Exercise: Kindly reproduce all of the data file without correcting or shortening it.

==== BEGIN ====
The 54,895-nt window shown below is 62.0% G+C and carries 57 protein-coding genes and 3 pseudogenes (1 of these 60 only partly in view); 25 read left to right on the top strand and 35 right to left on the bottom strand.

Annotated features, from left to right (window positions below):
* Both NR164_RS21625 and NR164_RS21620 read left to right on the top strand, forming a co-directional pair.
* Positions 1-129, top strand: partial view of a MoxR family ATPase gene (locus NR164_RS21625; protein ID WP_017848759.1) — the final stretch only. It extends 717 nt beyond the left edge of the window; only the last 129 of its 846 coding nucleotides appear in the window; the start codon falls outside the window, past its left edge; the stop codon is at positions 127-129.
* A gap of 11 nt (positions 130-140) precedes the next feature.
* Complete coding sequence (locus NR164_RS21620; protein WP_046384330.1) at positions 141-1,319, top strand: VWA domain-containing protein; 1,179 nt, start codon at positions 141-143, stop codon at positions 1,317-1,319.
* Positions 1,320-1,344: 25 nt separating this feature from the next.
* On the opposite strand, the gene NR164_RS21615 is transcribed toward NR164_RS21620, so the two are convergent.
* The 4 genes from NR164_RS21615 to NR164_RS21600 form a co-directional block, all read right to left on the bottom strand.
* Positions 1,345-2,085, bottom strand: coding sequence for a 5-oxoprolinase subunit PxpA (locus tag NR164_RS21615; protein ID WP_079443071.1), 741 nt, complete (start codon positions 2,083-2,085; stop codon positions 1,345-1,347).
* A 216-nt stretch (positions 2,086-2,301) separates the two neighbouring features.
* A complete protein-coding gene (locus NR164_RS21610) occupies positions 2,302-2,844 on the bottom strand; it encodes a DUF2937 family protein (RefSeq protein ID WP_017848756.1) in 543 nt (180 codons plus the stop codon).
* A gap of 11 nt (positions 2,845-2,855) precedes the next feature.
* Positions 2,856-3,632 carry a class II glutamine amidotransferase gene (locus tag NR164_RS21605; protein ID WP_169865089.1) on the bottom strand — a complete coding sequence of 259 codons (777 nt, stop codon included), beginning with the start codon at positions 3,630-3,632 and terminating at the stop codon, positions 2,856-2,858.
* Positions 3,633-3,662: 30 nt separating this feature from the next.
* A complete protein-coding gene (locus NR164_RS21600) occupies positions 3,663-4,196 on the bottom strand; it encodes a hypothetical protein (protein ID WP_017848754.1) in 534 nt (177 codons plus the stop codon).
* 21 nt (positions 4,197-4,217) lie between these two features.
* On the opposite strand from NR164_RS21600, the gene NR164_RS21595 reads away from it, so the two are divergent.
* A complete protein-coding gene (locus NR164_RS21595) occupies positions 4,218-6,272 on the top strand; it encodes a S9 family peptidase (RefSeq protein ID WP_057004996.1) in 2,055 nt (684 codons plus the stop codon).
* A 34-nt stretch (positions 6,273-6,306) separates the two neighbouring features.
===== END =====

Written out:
The 54,895-nt window shown below is 62.0% G+C and carries 57 protein-coding genes and 3 pseudogenes (1 of these 60 only partly in view); 25 read left to right on the top strand and 35 right to left on the bottom strand.

Annotated features, from left to right (window positions below):
* Both NR164_RS21625 and NR164_RS21620 read left to right on the top strand, forming a co-directional pair.
* Positions 1-129, top strand: partial view of a MoxR family ATPase gene (locus NR164_RS21625; protein ID WP_017848759.1) — the final stretch only. It extends 717 nt beyond the left edge of the window; only the last 129 of its 846 coding nucleotides appear in the window; the start codon falls outside the window, past its left edge; the stop codon is at positions 127-129.
* A gap of 11 nt (positions 130-140) precedes the next feature.
* Complete coding sequence (locus NR164_RS21620; protein WP_046384330.1) at positions 141-1,319, top strand: VWA domain-containing protein; 1,179 nt, start codon at positions 141-143, stop codon at positions 1,317-1,319.
* Positions 1,320-1,344: 25 nt separating this feature from the next.
* On the opposite strand, the gene NR164_RS21615 is transcribed toward NR164_RS21620, so the two are convergent.
* The 4 genes from NR164_RS21615 to NR164_RS21600 form a co-directional block, all read right to left on the bottom strand.
* Positions 1,345-2,085, bottom strand: coding sequence for a 5-oxoprolinase subunit PxpA (locus tag NR164_RS21615; protein ID WP_079443071.1), 741 nt, complete (start codon positions 2,083-2,085; stop codon positions 1,345-1,347).
* A 216-nt stretch (positions 2,086-2,301) separates the two neighbouring features.
* A complete protein-coding gene (locus NR164_RS21610) occupies positions 2,302-2,844 on the bottom strand; it encodes a DUF2937 family protein (RefSeq protein ID WP_017848756.1) in 543 nt (180 codons plus the stop codon).
* A gap of 11 nt (positions 2,845-2,855) precedes the next feature.
* Positions 2,856-3,632 carry a class II glutamine amidotransferase gene (locus tag NR164_RS21605; protein ID WP_169865089.1) on the bottom strand — a complete coding sequence of 259 codons (777 nt, stop codon included), beginning with the start codon at positions 3,630-3,632 and terminating at the stop codon, positions 2,856-2,858.
* Positions 3,633-3,662: 30 nt separating this feature from the next.
* A complete protein-coding gene (locus NR164_RS21600) occupies positions 3,663-4,196 on the bottom strand; it encodes a hypothetical protein (protein ID WP_017848754.1) in 534 nt (177 codons plus the stop codon).
* 21 nt (positions 4,197-4,217) lie between these two features.
* On the opposite strand from NR164_RS21600, the gene NR164_RS21595 reads away from it, so the two are divergent.
* A complete protein-coding gene (locus NR164_RS21595) occupies positions 4,218-6,272 on the top strand; it encodes a S9 family peptidase (RefSeq protein ID WP_057004996.1) in 2,055 nt (684 codons plus the stop codon).
* A 34-nt stretch (positions 6,273-6,306) separates the two neighbouring features.